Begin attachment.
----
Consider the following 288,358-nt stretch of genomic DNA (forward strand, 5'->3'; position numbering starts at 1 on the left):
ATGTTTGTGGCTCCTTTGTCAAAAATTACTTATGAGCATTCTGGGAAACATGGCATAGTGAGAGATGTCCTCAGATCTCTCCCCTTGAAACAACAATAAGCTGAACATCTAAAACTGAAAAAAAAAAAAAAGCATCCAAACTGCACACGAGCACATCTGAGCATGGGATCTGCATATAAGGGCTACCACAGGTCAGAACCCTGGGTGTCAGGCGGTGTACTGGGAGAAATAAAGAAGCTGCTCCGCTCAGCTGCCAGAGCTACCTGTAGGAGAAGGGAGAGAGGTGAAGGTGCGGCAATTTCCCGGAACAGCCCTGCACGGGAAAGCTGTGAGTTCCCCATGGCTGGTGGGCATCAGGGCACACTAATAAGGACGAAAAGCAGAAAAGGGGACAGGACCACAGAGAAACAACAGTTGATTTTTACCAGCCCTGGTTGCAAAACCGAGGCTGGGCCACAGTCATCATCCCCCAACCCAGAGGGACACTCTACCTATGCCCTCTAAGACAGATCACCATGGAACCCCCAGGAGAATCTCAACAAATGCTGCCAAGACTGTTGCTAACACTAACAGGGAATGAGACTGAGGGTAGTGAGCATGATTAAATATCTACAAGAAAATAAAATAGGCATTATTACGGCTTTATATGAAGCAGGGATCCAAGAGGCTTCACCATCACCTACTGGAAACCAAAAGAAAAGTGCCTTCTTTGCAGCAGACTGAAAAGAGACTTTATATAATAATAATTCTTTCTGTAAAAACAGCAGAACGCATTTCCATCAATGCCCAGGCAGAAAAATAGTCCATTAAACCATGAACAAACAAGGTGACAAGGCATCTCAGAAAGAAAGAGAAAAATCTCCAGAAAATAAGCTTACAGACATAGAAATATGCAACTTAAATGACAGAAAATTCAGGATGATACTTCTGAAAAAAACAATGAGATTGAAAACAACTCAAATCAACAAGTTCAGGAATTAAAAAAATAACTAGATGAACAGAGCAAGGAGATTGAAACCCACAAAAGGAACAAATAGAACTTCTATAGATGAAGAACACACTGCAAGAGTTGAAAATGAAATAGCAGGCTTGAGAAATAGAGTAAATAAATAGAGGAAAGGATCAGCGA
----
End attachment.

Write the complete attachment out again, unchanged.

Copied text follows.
Consider the following 288,358-nt stretch of genomic DNA (forward strand, 5'->3'; position numbering starts at 1 on the left):
ATGTTTGTGGCTCCTTTGTCAAAAATTACTTATGAGCATTCTGGGAAACATGGCATAGTGAGAGATGTCCTCAGATCTCTCCCCTTGAAACAACAATAAGCTGAACATCTAAAACTGAAAAAAAAAAAAAAGCATCCAAACTGCACACGAGCACATCTGAGCATGGGATCTGCATATAAGGGCTACCACAGGTCAGAACCCTGGGTGTCAGGCGGTGTACTGGGAGAAATAAAGAAGCTGCTCCGCTCAGCTGCCAGAGCTACCTGTAGGAGAAGGGAGAGAGGTGAAGGTGCGGCAATTTCCCGGAACAGCCCTGCACGGGAAAGCTGTGAGTTCCCCATGGCTGGTGGGCATCAGGGCACACTAATAAGGACGAAAAGCAGAAAAGGGGACAGGACCACAGAGAAACAACAGTTGATTTTTACCAGCCCTGGTTGCAAAACCGAGGCTGGGCCACAGTCATCATCCCCCAACCCAGAGGGACACTCTACCTATGCCCTCTAAGACAGATCACCATGGAACCCCCAGGAGAATCTCAACAAATGCTGCCAAGACTGTTGCTAACACTAACAGGGAATGAGACTGAGGGTAGTGAGCATGATTAAATATCTACAAGAAAATAAAATAGGCATTATTACGGCTTTATATGAAGCAGGGATCCAAGAGGCTTCACCATCACCTACTGGAAACCAAAAGAAAAGTGCCTTCTTTGCAGCAGACTGAAAAGAGACTTTATATAATAATAATTCTTTCTGTAAAAACAGCAGAACGCATTTCCATCAATGCCCAGGCAGAAAAATAGTCCATTAAACCATGAACAAACAAGGTGACAAGGCATCTCAGAAAGAAAGAGAAAAATCTCCAGAAAATAAGCTTACAGACATAGAAATATGCAACTTAAATGACAGAAAATTCAGGATGATACTTCTGAAAAAAACAATGAGATTGAAAACAACTCAAATCAACAAGTTCAGGAATTAAAAAAATAACTAGATGAACAGAGCAAGGAGATTGAAACCCACAAAAGGAACAAATAGAACTTCTATAGATGAAGAACACACTGCAAGAGTTGAAAATGAAATAGCAGGCTTGAGAAATAGAGTAAATAAATAGAGGAAAGGATCAGCGA